Essential Elements of PBL

The Buck Institute of Education recommends that all PBLs contain eight different criteria that can be used to plan a PBL as well as evaluate a current project for rigor and quality.

Essential Elements of Project Based Learning

 

Key Knowledge, Understandings, and Success Skills

  • Whether you’re planning a PBL or a project, you always start with mastery objectives and content. PBL goes the extra step of defining 21st century success skills, including critical thinking and problem solving, collaboration, self-management, and digital literacy.

Challenging Problem or Question

  • A good PBL begins with a meaningful, authentic problem to solve or question to answer. You can also get creative and imagine a scenario in which students are expected to operate or adopt a role. A good challenging question is open ended, has a real world context, and provides opportunities for answers touching on multiple subject areas.
  • One way to introduce this challenge or question is with an engaging entry event. Introducing an exciting PBL should go beyond a simple handout or shared doc – it should be captivating, interesting, and spark curiosity. This is another good way to collaborate with other teachers, outside experts, or try something new like a guest speaker, Hangout, or field trip.

Sustained Inquiry

  • Rather than incorporating inquiry in a defined step at the beginning of a project, a PBL promotes inquiry throughout. In other words, answers to questions generate more questions. Sustained inquiry is the key to enabling students to chart their own course to a solution or answer to the challenging problem.

Authenticity

  • Your PBL exists in a real world context. It may utilize a real world question or macro issue, such as climate change, poverty, or gun control. It can also be more focused, such as designing a tool to accomplish a specific task. Either way, your PBL should utilize real world processes, tools, and standards. Ideally, this authenticity also touches on students’ own lives and communities. This is a good means of integrating projects that are meaningful to the local community.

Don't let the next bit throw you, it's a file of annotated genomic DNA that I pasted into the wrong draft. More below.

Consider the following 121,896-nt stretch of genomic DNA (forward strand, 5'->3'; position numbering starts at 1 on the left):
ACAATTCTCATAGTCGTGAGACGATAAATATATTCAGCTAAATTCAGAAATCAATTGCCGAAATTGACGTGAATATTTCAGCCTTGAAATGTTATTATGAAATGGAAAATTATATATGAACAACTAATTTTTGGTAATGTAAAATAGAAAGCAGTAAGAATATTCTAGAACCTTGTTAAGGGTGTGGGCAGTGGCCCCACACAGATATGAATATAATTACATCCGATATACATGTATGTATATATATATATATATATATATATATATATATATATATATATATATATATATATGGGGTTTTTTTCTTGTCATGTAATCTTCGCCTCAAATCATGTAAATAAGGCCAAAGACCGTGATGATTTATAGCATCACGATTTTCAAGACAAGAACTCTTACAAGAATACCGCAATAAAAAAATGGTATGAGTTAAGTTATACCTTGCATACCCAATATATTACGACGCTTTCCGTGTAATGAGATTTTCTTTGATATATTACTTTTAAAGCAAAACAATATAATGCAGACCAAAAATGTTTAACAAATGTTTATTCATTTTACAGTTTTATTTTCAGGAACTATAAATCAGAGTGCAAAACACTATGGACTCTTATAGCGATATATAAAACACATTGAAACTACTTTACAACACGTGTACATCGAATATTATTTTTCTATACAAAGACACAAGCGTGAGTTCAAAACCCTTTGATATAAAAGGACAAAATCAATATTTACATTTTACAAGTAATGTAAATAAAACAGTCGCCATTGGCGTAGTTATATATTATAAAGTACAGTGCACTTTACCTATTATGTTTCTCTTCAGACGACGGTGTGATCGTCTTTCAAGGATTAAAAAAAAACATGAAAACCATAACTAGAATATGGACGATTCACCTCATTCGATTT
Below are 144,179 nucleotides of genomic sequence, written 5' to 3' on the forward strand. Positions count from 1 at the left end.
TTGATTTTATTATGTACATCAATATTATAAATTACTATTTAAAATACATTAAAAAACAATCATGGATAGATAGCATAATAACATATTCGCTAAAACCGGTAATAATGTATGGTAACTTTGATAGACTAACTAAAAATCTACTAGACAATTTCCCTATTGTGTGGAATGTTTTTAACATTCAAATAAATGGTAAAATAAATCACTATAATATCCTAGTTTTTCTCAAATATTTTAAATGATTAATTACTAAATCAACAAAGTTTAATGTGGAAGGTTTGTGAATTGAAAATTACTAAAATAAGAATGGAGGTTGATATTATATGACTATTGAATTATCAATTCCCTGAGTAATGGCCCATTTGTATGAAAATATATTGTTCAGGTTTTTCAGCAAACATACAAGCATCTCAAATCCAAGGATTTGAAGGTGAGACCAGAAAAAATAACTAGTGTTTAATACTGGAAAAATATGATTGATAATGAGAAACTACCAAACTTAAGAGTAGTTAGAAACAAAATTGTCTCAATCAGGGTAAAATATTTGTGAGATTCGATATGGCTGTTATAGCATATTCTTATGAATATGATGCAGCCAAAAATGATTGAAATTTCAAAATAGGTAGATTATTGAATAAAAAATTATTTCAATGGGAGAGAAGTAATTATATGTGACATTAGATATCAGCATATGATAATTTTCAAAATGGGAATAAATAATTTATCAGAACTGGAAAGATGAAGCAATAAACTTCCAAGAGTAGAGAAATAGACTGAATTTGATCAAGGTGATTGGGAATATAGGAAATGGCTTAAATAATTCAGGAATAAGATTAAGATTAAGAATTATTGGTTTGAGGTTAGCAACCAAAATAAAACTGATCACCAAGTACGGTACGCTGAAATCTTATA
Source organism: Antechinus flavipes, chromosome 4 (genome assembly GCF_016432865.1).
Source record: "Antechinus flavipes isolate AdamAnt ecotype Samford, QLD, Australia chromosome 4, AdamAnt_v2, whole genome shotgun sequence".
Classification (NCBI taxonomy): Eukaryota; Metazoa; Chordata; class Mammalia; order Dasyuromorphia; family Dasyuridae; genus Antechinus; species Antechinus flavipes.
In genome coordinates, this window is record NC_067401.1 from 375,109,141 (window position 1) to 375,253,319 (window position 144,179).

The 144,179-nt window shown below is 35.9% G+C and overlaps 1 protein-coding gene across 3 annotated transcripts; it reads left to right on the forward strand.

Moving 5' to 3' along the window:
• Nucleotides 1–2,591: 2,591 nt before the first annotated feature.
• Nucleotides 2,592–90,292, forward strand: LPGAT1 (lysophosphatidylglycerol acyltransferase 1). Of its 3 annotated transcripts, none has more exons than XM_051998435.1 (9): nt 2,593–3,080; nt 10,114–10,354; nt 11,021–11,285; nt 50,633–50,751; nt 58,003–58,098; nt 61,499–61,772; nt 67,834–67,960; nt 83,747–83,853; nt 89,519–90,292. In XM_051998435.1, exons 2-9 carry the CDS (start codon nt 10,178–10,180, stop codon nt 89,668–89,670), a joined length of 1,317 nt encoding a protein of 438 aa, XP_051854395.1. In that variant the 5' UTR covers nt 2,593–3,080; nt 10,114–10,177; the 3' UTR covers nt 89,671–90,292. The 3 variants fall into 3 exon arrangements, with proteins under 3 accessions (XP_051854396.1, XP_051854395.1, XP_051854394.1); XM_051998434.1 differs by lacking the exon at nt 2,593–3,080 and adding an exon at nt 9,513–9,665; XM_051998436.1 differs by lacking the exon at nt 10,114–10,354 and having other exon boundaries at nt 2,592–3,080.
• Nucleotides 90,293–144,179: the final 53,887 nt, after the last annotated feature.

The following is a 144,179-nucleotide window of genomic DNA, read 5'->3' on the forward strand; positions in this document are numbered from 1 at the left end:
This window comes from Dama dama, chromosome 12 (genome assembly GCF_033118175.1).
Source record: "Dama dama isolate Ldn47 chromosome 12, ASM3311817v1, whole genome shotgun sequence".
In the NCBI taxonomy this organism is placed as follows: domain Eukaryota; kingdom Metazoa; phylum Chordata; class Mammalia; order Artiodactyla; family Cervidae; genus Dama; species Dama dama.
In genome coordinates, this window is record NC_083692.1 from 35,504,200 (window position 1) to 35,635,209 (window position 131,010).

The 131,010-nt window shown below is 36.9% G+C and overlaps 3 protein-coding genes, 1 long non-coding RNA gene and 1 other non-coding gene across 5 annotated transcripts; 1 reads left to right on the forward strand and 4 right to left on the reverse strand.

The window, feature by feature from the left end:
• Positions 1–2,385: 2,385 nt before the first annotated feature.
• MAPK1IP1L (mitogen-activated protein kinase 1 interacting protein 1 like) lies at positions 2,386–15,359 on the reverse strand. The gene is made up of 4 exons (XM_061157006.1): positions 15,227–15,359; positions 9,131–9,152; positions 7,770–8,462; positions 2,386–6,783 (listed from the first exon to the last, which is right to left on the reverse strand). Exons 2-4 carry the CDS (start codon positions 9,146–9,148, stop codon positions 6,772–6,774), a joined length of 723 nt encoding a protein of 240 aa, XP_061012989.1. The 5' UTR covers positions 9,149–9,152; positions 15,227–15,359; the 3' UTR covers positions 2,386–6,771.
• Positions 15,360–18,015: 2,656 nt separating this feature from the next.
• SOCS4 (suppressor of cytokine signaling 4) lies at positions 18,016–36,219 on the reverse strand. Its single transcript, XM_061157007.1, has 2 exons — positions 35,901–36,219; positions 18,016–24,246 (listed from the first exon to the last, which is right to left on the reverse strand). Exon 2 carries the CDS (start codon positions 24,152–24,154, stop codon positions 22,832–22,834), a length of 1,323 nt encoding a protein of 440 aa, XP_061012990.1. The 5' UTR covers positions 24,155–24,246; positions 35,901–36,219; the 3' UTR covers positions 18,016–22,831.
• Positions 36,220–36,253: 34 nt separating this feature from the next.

Student Voice & Choice

  • Many projects limit choice to a research topic. A good PBL will enable student choice and voice about the type of product groups create, how they work, how time is managed, and what resources are utilized. This is also where teacher guidance is essential. Breaking students out of a traditional mindset of being told what to do and helping them to think independently and creatively can be a worthwhile goal for a PBL all by itself.

Reflection

  • Much like inquiry and voice, reflection should not be limited to a single step in the process. Rather, your PBL should provide opportunities for students to reflect on not only what is being learned, but how it is being learned. Promoting metacognition and self-evaluation can also help achieve 21st century success skills.

Critique & Revision

  • Including processes for peer feedback is important in order to promote constant revision and improvement. It can also drive sustained inquiry and help students incorporate new perspectives and ideas.

Public Product

  • On its most simple level, a public product takes the results of a PBL outside of the classroom. The extent of this publicity is dependent on the class, project scope, and potential effect, but regardless of what you choose, having students present and demonstrate what they’ve learned builds in accountability and meaning.

 

So you’ve got an idea for a project and you’ve accounted for all eight elements. But what happens after you start? Read more about the PBL process itself and start planning out and pacing your unit.